The present circumstances in Balochistan have arisen because an intransigent state is bent upon depriving the Baloch people of their rights and resources and consistently attempts to crush the dissent that the illegality of its actions have given rise to. Since March 27, 1948, the Baloch have been struggling to regain their usurped rights and have been struggling to thwart the illegal exploitation of their resources and have been paying a heavy price for the defence of their rights. The world at large and the people here have been silent spectators to state atrocities and this has encouraged the state to perpetrate injustices with impunity.
The Baloch undoubtedly have suffered the most from the Pakistan’s systematic ‘dirty war’ of disappearing and killing, aimed at crushing the popular movement for the Baloch right to liberty. Sindhis too are now being frequently targeted. The Khyber Pakhtunkhwa people also have had their share of disappeared persons and people regularly die in custody; so far 122 have died.
Zakir Majeed, who was abducted from Mastung on June 8, 2009, remains missing. Munshi Mohammad Bakhsh Baloch, a 75-year-old farmer, is missing since June 20 and Dr Akbar Marri, a former student of mine, is missing since 2010. The list is endlessly long as thousands have gone missing while some 600 of them are no longer missing because their tortured and mutilated bodies were dumped all over Balochistan to intimidate those daring to oppose the highhandedness of the state.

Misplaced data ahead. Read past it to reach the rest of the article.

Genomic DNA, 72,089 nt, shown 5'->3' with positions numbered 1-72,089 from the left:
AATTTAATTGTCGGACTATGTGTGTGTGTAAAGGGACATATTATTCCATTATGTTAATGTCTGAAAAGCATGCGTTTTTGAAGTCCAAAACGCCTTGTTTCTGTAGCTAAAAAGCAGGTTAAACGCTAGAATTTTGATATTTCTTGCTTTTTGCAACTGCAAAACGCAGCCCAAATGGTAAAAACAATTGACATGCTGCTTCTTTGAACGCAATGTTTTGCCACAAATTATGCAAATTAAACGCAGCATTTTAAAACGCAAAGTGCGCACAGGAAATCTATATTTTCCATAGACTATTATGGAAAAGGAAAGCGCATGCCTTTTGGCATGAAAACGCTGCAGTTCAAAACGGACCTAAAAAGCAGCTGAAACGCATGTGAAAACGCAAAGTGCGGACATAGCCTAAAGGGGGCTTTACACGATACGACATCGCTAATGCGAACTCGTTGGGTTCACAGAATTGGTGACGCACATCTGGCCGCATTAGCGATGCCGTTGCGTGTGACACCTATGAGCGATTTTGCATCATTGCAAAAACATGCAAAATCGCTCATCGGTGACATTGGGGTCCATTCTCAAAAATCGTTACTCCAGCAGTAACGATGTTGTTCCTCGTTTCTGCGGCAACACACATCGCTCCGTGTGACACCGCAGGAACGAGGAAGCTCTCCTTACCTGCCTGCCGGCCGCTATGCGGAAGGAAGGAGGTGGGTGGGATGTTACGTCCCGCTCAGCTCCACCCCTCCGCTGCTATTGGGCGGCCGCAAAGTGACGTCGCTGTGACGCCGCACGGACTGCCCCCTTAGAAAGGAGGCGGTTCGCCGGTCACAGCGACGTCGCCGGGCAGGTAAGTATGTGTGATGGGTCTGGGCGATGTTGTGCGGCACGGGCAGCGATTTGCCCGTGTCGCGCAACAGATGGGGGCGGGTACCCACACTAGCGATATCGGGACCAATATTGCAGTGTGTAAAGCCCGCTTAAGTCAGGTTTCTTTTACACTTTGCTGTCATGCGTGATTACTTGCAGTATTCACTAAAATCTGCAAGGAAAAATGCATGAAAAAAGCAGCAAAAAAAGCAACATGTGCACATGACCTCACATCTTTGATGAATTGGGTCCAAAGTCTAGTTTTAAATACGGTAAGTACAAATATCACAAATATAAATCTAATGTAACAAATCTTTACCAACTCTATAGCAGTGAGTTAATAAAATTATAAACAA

The missing persons’ saga has a personal meaning for me because 16 of my former students, whom I taught during our long stay in Afghanistan, were abducted and their badly tortured bodies were dumped. The Pakistani state is conducting an open-ended dirty war against the Baloch people and no one is exempted from its brutality.
The issue of enforced disappearances in Balochistan has become the most serious threat to the already under-threat rights of the Baloch. Dissent, however mild, carries grave consequences and this affects all aspects of political, economic and social life there. The enforced disappearances for the Baloch are an issue on which there can be no compromise and the only option that they see to ending it is to break the bondage which not only keeps them shackled but continues to take a toll of lives in their prime. They seem determined to pay the ultimate price to end the injustices forever.
The writer has an association with the Baloch rights movement going back to the early 1970s. He tweets at mmatalpur and can be contacted at firstname.lastname@example.org
Courtesy: Daily Times